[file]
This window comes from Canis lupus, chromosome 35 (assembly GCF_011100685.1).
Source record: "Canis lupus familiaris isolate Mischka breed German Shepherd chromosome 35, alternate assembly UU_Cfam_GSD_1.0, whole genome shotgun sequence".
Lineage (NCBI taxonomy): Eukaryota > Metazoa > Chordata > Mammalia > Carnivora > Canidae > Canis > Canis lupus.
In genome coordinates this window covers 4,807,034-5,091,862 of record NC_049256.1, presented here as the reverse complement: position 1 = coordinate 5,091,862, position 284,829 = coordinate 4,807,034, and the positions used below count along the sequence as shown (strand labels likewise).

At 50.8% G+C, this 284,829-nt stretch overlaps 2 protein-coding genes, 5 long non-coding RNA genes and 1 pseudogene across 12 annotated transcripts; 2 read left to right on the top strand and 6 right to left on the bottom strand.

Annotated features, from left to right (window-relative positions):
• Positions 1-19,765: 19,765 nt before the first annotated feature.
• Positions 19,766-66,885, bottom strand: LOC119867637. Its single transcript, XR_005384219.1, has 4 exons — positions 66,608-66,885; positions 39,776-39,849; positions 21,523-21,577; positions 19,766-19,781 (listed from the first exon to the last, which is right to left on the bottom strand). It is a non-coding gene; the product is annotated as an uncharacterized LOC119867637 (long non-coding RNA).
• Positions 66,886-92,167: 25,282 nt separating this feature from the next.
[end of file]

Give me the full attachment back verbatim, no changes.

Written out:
This window comes from Canis lupus, chromosome 35 (assembly GCF_011100685.1).
Source record: "Canis lupus familiaris isolate Mischka breed German Shepherd chromosome 35, alternate assembly UU_Cfam_GSD_1.0, whole genome shotgun sequence".
Lineage (NCBI taxonomy): Eukaryota > Metazoa > Chordata > Mammalia > Carnivora > Canidae > Canis > Canis lupus.
In genome coordinates this window covers 4,807,034-5,091,862 of record NC_049256.1, presented here as the reverse complement: position 1 = coordinate 5,091,862, position 284,829 = coordinate 4,807,034, and the positions used below count along the sequence as shown (strand labels likewise).

At 50.8% G+C, this 284,829-nt stretch overlaps 2 protein-coding genes, 5 long non-coding RNA genes and 1 pseudogene across 12 annotated transcripts; 2 read left to right on the top strand and 6 right to left on the bottom strand.

Annotated features, from left to right (window-relative positions):
• Positions 1-19,765: 19,765 nt before the first annotated feature.
• Positions 19,766-66,885, bottom strand: LOC119867637. Its single transcript, XR_005384219.1, has 4 exons — positions 66,608-66,885; positions 39,776-39,849; positions 21,523-21,577; positions 19,766-19,781 (listed from the first exon to the last, which is right to left on the bottom strand). It is a non-coding gene; the product is annotated as an uncharacterized LOC119867637 (long non-coding RNA).
• Positions 66,886-92,167: 25,282 nt separating this feature from the next.